On the tape I’d hear my voice. I’d hear what others hear every time I open my mouth. I’d become an outside observer to my own disfluency, experiencing the breaks, the blocks and the burden the way that others did. I’ve seen the faces of strangers. The ones that looked not only uncomfortable, but pained. I’ve seen them look down, avoid eye contact, bite their lip. Anything to not have to watch. I didn’t want to see myself the way I knew they saw me. There’s accepting what’s different about you, and then there’s inviting your abuser over for tea.

The college had already forced me to view myself as different, placing me in this program and later requiring that I enroll as “disabled”. They were trying to do it again in this room and I wouldn’t let them.

But you can’t run forever.

Last month fate knew I was ready and brought a new friend into my life. Her name is Pam and, like me, she’s a unicorn – an adult female stutterer. She’s part of a local group who meet monthly. She challenged me to come along. Without realizing it, she put the tape recorder back on the table.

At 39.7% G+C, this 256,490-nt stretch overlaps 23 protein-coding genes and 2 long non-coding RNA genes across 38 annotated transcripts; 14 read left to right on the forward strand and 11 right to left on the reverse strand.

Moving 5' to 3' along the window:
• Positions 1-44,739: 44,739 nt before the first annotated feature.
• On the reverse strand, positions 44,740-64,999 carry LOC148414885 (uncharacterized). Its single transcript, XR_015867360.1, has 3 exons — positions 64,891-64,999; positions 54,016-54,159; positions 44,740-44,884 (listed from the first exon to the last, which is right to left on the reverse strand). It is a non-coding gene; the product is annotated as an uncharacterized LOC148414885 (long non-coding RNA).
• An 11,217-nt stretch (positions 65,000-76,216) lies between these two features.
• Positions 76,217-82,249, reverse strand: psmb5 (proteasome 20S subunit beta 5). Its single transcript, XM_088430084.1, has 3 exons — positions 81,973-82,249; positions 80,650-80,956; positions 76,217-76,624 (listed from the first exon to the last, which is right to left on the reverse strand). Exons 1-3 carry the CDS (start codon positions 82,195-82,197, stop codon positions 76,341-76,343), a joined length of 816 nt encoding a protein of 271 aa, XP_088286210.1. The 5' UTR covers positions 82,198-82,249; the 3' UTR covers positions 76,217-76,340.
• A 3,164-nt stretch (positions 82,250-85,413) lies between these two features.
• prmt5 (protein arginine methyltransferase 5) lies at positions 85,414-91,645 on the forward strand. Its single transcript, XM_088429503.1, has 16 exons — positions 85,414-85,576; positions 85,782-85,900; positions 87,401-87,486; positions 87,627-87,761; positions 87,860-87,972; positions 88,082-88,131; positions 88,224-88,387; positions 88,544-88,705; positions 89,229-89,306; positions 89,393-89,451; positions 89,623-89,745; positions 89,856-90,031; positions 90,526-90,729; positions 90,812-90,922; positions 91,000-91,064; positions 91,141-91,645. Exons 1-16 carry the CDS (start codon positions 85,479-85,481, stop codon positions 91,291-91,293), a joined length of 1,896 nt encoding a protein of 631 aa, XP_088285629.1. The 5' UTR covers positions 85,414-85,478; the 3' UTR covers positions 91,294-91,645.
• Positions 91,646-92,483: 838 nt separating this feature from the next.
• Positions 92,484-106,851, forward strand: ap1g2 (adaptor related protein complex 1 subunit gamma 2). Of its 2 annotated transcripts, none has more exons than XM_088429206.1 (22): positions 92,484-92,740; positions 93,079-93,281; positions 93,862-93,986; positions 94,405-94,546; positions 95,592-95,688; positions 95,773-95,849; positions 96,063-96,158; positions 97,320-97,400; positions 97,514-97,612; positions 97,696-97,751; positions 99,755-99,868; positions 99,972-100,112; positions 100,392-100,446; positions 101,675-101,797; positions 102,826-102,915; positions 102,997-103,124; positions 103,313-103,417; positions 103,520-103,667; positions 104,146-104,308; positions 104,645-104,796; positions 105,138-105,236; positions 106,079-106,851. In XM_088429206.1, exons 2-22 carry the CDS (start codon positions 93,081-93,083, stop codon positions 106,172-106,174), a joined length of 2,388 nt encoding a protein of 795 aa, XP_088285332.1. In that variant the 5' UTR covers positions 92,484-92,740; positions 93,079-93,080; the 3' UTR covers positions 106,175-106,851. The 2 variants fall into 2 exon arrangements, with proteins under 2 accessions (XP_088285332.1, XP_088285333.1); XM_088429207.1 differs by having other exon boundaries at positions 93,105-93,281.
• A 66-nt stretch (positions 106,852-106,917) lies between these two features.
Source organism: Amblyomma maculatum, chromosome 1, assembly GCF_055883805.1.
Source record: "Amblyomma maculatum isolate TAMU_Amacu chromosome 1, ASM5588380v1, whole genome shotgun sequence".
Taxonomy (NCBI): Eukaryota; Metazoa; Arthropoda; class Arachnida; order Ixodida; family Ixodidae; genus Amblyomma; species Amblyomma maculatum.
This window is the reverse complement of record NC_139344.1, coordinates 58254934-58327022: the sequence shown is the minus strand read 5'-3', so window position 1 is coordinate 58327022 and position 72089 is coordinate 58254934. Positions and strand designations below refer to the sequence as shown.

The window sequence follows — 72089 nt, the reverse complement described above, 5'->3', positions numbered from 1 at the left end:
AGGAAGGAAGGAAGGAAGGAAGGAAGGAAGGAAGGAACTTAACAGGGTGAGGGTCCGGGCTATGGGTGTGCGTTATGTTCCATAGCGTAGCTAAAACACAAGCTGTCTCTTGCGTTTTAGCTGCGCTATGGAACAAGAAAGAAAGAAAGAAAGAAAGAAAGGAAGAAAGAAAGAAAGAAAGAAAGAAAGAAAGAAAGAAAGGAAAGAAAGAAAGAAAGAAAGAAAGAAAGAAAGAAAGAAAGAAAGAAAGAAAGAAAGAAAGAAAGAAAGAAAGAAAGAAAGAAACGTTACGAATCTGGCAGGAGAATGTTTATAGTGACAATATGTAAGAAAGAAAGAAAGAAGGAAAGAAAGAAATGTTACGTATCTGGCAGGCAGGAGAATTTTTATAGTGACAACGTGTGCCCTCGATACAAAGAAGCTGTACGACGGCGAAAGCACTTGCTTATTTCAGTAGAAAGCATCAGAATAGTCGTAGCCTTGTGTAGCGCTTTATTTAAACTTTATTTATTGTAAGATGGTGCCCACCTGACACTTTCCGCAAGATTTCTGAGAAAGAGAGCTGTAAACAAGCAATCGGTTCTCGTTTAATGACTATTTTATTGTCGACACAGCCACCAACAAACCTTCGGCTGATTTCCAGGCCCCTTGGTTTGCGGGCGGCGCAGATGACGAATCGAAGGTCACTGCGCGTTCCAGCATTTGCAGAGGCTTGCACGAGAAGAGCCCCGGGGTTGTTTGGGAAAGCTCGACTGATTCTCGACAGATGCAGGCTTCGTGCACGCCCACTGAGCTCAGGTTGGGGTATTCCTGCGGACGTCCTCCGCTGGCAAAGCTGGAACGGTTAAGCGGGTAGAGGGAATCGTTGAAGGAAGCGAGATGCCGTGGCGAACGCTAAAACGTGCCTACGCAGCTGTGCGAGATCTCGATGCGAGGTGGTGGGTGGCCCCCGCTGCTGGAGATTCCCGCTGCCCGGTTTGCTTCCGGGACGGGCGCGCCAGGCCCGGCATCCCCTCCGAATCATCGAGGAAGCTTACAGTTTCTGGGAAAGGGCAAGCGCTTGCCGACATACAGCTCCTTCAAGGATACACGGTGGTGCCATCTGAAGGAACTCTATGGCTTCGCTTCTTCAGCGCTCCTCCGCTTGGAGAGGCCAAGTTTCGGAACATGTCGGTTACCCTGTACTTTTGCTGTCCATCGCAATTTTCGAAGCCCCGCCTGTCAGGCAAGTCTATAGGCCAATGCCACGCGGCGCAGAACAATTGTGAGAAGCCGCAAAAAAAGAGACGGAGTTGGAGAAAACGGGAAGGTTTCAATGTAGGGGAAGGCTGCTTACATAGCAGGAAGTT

Fight or flight? Fuck it, fight.

In my 28 years, I’d never met anther unicorn face to face. Suddenly, I was surrounded by them. In talking to the unicorns, I heard myself. I saw my stutter inside theirs. I saw their broken voice, the tics, the involuntary movements. And it became okay. It became a sound and an identity I no longer had to run from. If I could accept the sound of their voices, I could accept the sound of mine. If they were okay, then so was I. Even the parts that are hard to hear.

Meeting the unicorns showed me that I am one. I’m a Person Who Stutters. And I don’t have to run anymore.

5 Responses to “Meeting the Unicorns…and myself”

  1. Kim M.

    Awww, BFF! This reminds me so much of the conversation we had after seeing "The King’s Speech" last week. Fantastic movie, and an even better Q&A session afterward. LOL You were really blessed that your family never treated your stutter as some fatal flaw. So you’re a PWS. Big freakin’ deal. I can only imagine how being asked to label yourself ‘disabled’ in college must have bothered you. Sure, I occasionally have to remind myself to let you finish your thought before I jump in, but whatevs. You’re OK. All you unicorns are OK. ♥

  2. Pam